“Did you talk to her about it? Maybe ask her what she’d prefer, random American or someone special to you?”

Colin sighed and ruffled his hair. Aunt Sophie just didn’t understand, he told himself. She didn’t know how things would go south if he tried to do anything now. How the paparazzi would show up wherever she went, trying to coax juicy tidbits out of her about him. How Rob would start calling her nonstop to pester her about her public image. How she’d end up in the inevitable article about one of his scandals, stuck fighting a bunch of internet trolls while he could hide behind his manager who wasn’t paid to care about anyone else. 

“Look, if you want things to end this way, that’s on you,” Aunt Sophie said, pulling him from his thoughts. “Just be honest with yourself, for God’s sake.”

She opened the door and paused in the doorway.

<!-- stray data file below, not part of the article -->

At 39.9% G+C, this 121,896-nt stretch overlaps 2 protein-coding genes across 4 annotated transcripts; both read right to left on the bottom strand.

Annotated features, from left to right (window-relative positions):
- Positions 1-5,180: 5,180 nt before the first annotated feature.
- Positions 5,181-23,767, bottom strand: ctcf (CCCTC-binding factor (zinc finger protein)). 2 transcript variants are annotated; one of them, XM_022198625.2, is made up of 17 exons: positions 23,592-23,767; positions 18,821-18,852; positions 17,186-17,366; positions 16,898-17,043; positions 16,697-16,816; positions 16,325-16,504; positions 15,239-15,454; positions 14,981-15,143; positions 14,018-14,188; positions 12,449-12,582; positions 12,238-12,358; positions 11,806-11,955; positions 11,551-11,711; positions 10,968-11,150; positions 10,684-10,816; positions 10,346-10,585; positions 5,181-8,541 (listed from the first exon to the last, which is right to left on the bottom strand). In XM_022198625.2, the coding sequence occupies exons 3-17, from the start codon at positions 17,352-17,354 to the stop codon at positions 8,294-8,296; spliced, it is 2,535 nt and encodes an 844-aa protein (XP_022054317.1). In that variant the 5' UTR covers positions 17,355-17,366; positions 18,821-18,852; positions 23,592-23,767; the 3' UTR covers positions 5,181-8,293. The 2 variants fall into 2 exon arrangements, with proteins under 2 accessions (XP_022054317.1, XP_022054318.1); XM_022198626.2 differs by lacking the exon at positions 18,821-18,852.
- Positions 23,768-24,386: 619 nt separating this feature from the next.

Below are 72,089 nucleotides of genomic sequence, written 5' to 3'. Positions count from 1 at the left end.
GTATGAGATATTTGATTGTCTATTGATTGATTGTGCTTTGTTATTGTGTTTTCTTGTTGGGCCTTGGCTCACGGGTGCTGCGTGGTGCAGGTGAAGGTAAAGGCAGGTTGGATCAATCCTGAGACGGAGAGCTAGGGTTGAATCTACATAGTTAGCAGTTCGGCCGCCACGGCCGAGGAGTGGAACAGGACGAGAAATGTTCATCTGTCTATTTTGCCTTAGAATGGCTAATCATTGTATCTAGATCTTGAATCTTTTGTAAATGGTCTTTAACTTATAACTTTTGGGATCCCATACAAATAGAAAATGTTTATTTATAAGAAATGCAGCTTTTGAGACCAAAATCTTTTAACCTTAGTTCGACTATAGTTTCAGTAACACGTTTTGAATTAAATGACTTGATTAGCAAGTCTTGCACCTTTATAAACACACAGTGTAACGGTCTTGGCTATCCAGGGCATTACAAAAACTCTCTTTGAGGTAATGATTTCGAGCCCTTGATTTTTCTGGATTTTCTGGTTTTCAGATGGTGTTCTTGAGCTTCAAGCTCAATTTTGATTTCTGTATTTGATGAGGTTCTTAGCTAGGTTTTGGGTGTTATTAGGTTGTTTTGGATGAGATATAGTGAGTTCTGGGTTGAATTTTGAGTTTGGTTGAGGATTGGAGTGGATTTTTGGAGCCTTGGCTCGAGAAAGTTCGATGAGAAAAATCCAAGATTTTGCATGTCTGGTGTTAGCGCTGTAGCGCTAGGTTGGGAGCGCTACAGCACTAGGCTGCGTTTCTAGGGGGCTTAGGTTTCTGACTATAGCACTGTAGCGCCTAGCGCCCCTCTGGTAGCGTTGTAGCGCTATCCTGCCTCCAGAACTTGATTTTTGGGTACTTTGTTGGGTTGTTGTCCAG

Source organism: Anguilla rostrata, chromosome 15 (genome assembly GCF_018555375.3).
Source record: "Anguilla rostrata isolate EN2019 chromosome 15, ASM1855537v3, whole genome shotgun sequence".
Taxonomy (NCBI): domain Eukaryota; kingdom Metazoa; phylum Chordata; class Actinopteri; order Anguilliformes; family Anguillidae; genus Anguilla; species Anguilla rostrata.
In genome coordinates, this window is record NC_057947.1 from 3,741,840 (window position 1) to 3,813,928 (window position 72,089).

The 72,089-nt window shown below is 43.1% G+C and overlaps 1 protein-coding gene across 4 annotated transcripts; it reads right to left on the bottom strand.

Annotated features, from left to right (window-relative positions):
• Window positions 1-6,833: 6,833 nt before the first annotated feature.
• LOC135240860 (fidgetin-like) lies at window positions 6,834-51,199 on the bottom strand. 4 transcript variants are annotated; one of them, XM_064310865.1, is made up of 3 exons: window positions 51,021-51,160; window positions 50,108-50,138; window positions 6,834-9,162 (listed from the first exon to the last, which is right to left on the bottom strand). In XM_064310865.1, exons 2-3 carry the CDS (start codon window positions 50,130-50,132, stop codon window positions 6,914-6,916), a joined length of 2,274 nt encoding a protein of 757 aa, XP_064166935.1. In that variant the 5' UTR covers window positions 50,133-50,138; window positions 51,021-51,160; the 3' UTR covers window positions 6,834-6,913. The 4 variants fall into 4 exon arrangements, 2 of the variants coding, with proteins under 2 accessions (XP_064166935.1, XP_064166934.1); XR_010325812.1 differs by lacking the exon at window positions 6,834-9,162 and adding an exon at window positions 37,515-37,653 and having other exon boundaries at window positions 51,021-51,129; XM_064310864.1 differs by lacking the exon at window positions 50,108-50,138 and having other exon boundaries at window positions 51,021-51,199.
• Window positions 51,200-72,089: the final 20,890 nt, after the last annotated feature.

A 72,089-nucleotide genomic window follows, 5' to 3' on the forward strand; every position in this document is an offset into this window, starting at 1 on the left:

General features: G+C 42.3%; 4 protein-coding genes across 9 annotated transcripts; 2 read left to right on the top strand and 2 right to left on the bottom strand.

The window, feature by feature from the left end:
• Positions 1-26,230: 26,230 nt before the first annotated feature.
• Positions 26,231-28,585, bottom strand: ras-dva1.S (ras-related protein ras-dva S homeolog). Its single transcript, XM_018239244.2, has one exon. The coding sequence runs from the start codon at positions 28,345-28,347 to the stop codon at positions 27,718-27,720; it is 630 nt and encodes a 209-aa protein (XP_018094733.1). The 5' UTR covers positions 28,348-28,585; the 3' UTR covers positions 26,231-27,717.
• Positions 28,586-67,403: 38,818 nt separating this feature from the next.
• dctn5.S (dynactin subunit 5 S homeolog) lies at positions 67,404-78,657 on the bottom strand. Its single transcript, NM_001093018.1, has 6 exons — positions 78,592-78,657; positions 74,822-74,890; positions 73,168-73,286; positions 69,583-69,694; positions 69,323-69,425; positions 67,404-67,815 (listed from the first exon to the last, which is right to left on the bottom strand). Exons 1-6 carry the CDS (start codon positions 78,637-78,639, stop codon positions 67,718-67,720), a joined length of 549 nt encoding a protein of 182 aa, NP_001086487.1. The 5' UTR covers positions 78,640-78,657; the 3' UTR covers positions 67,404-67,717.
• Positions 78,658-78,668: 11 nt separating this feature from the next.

“From what I’ve heard about her past, she’s pretty used to being passed over for something else,” she said. “If I knew you were going to do the same to her, I would’ve just left you at the ferry.”

She slammed the door behind her. Colin laid down with a frustrated sigh. She was choosing Amy over family? 

He punched the lumps out of his pillow. 

To be fair, he would choose Amy over himself right now. He’d been a self-centered ass, he thought. As much as he wanted to say it wasn’t his fault, he knew better. 

Colin stared up at the ceiling, trying to think of how to fix things. His phone buzzed, and he glanced at the screen. It was the article Rob promised to send, he realized. The one where his dad put into writing that he was proud of his son. 

“I’ve always known Colin was a kind of hero,” Mr. Thomson told reporters. “On screen and off.”

Colin smirked as he read the article. It was no mystery where he got his acting skills from, he thought. He set his phone down. Somehow finally hearing his dad brag about him seemed… shallow. A small paragraph at the end of the article mentioned rumors that Hollywood had a new project in the works with a role for him. 

He sat up in bed and took a deep breath.

“Sorry, Dad,” he murmured, reaching for his phone again. 

He should warn Rob, since he was about to have another mess to clean up.